What will happen to the Federal Reserve loan program?

As Republicans and Democrats negotiate the fourth round of fiscal economic support, many of the aids and benefits that Americans had since March have ended or are about to do so. What is the future of the Fed loan program?  

These programs began to be launched in March when the first consequences of the pandemic were seen on the country's economic activity: the first state closings and warning calls about the lack of liquidity and income. Over time, these programs have been expanding.

The Federal Reserve has now said that it will maintain its package of aid programs aimed at providing liquidity to the credit market until the end of the year.

This is a series of initiatives that include credit to small companies and non-governmental organizations, among other entities, in addition to the purchase of bonds from large issuers known as the Main Street Program. Many of them were programmed to end on September 30.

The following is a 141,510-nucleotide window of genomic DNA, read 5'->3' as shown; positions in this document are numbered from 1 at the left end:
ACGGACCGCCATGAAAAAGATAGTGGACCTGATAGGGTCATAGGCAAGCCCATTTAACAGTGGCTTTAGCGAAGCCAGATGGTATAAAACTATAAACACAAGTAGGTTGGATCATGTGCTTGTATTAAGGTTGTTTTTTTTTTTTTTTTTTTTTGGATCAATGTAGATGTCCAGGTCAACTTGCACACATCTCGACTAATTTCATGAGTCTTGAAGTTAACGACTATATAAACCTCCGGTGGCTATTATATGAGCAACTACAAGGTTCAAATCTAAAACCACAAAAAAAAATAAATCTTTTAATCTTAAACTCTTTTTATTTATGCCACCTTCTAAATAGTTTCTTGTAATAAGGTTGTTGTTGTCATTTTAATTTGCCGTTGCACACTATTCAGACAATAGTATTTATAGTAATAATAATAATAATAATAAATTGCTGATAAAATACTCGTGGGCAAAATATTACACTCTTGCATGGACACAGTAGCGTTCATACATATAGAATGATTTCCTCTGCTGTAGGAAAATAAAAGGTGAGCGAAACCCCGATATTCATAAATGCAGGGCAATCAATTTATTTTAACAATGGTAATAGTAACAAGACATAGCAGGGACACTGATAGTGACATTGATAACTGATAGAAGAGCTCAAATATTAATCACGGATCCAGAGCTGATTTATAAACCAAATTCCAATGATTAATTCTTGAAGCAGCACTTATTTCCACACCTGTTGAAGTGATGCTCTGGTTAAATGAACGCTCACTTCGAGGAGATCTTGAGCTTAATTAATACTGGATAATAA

Jerome Powell, president of the Federal Reserve, not only implemented these exceptional measures but also lowered interest rates to 0% at the start of the crisis. He has also been suggesting directly and indirectly whenever he has had the opportunity, to put all possible fiscal resources into action to stop the economic deterioration.

Powell is aware that not everything is solved with loans and, in fact, the program has not been used to the limit of its possibilities, in part because the stock market surprisingly continues to maintain its stability and debt issuances continue to be carried out without having to go to the Fed.

The money earmarked for these loans is around $ 2.3 trillion but so far just over $ 100 billion has been used.

The two-day meeting held by the Fed ends on Wednesday and it will be known what is its estimate of where the economy is. The country is far from controlling the surge in new cases of COVID-19 and has more than 20 million people without knowing what they will receive in unemployment insurance next week.

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